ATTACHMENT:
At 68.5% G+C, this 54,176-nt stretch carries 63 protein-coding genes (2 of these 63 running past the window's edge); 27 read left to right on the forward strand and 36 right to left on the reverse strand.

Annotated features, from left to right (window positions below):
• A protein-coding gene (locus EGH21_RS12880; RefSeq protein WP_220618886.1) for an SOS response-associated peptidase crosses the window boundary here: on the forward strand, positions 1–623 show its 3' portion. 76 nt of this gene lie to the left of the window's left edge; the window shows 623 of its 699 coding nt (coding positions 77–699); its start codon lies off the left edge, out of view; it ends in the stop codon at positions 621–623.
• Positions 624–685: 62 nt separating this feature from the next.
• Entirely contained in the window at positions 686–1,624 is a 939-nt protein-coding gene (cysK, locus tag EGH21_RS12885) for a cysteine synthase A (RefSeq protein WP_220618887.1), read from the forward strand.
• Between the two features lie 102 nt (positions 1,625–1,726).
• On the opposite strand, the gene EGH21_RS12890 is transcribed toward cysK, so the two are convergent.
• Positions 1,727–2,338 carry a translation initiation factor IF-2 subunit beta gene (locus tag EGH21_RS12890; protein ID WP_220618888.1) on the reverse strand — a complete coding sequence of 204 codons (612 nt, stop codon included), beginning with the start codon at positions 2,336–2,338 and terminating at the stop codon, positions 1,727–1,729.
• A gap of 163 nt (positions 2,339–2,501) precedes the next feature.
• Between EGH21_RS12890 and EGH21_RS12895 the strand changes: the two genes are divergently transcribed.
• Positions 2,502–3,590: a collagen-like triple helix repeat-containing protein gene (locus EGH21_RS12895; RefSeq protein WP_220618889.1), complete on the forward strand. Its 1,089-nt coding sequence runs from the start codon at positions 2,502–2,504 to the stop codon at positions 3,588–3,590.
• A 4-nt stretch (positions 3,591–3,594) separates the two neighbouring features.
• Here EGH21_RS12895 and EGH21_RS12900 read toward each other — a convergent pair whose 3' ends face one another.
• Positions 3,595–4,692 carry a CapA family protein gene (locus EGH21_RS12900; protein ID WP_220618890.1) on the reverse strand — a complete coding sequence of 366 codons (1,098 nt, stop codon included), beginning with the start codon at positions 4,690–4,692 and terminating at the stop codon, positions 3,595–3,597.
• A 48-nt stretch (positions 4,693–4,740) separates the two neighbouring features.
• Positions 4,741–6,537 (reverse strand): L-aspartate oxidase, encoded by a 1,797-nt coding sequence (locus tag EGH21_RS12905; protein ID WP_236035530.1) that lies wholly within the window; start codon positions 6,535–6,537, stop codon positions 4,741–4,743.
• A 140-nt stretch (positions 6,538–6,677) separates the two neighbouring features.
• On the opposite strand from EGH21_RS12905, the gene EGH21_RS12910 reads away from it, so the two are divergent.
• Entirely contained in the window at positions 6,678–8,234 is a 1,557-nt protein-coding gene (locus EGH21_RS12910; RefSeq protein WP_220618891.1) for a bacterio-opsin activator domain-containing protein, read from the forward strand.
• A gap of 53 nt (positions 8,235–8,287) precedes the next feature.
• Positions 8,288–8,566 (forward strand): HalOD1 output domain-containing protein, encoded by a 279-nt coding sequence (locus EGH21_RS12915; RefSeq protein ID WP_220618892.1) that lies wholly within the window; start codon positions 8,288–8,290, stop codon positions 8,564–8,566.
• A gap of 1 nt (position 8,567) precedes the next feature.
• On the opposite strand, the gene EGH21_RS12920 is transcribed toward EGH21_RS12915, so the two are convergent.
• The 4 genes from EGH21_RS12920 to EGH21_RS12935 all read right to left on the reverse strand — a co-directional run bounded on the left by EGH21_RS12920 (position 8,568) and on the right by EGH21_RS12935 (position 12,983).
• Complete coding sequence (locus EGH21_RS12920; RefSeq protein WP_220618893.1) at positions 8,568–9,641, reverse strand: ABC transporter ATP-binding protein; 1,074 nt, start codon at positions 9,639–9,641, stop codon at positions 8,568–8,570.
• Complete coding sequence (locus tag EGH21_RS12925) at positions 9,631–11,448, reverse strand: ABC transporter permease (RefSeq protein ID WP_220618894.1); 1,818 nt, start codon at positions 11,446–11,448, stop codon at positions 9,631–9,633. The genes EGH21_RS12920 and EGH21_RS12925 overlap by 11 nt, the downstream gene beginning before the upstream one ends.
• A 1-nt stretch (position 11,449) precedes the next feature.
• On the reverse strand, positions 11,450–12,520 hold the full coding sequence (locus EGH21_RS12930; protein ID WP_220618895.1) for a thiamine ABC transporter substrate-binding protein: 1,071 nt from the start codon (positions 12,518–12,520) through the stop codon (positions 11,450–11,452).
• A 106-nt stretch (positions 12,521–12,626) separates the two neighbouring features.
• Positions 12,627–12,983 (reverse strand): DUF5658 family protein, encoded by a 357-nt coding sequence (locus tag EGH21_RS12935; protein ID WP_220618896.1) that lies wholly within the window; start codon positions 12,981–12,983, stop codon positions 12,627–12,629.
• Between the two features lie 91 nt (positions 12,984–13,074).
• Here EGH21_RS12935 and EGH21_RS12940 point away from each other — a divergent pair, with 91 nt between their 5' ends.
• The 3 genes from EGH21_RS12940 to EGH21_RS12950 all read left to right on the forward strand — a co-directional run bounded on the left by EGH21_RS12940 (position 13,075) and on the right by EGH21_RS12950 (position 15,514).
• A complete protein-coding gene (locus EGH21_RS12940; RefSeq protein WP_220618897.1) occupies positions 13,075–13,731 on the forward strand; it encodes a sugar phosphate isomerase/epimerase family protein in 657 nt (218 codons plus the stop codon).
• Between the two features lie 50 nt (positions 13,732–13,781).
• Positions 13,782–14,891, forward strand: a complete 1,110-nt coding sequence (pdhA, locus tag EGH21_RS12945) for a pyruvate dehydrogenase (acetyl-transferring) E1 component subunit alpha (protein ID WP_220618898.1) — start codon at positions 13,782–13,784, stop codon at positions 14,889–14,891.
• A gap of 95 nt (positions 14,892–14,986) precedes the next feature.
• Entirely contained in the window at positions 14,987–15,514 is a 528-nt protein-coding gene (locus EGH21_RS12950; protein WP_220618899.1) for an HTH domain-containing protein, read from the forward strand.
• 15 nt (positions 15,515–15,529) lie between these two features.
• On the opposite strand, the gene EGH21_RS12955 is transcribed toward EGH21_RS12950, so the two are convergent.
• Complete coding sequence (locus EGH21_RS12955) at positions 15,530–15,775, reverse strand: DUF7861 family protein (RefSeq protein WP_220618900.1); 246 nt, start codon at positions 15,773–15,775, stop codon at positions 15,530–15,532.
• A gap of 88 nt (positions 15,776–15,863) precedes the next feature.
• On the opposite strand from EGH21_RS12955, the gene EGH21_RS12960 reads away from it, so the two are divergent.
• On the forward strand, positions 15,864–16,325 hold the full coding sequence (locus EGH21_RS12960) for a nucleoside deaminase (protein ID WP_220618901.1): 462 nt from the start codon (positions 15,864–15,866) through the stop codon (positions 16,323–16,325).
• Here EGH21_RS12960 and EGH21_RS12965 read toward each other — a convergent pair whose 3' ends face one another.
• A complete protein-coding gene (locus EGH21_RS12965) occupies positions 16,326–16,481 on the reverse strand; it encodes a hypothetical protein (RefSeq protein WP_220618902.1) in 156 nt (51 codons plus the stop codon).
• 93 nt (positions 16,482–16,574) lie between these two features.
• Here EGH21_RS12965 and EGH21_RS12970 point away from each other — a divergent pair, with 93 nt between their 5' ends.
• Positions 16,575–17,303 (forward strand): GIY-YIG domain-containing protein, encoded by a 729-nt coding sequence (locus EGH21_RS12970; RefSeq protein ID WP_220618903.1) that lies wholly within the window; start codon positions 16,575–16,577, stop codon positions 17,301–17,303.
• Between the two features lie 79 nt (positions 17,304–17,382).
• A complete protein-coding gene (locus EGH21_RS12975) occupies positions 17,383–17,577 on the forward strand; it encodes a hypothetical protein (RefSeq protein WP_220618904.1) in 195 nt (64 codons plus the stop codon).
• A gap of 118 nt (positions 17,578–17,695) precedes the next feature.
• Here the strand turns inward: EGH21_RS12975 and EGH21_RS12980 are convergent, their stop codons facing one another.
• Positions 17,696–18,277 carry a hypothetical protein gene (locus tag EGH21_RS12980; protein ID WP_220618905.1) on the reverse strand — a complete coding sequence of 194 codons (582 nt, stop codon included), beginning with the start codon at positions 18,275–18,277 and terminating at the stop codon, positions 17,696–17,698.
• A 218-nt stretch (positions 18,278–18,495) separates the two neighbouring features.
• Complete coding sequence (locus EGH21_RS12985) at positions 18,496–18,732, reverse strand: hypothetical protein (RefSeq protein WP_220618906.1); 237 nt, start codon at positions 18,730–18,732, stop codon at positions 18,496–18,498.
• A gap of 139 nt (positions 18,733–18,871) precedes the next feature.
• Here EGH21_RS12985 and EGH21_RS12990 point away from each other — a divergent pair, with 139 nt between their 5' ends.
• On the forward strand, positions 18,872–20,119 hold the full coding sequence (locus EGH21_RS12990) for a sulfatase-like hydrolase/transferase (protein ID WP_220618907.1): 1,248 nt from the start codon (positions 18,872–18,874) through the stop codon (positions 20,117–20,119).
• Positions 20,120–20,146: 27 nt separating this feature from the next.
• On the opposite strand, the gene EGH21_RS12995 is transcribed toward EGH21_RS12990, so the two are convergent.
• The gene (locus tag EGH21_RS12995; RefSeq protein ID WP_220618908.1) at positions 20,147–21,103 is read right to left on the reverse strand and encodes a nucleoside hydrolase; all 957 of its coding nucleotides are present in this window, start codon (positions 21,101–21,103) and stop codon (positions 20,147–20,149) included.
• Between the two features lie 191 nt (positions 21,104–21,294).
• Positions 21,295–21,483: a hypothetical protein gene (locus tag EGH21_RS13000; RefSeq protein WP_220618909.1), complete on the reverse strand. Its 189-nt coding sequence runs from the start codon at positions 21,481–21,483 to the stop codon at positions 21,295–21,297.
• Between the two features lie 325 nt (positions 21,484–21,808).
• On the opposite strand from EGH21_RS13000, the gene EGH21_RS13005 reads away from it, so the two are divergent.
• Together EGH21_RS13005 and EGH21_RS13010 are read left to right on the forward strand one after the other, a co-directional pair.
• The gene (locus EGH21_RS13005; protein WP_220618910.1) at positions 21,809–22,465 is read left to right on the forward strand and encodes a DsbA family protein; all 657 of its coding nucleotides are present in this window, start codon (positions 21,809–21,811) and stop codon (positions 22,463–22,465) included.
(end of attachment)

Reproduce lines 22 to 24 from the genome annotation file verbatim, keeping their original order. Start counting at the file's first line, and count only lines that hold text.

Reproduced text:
• A gap of 1 nt (position 8,567) precedes the next feature.
• On the opposite strand, the gene EGH21_RS12920 is transcribed toward EGH21_RS12915, so the two are convergent.
• The 4 genes from EGH21_RS12920 to EGH21_RS12935 all read right to left on the reverse strand — a co-directional run bounded on the left by EGH21_RS12920 (position 8,568) and on the right by EGH21_RS12935 (position 12,983).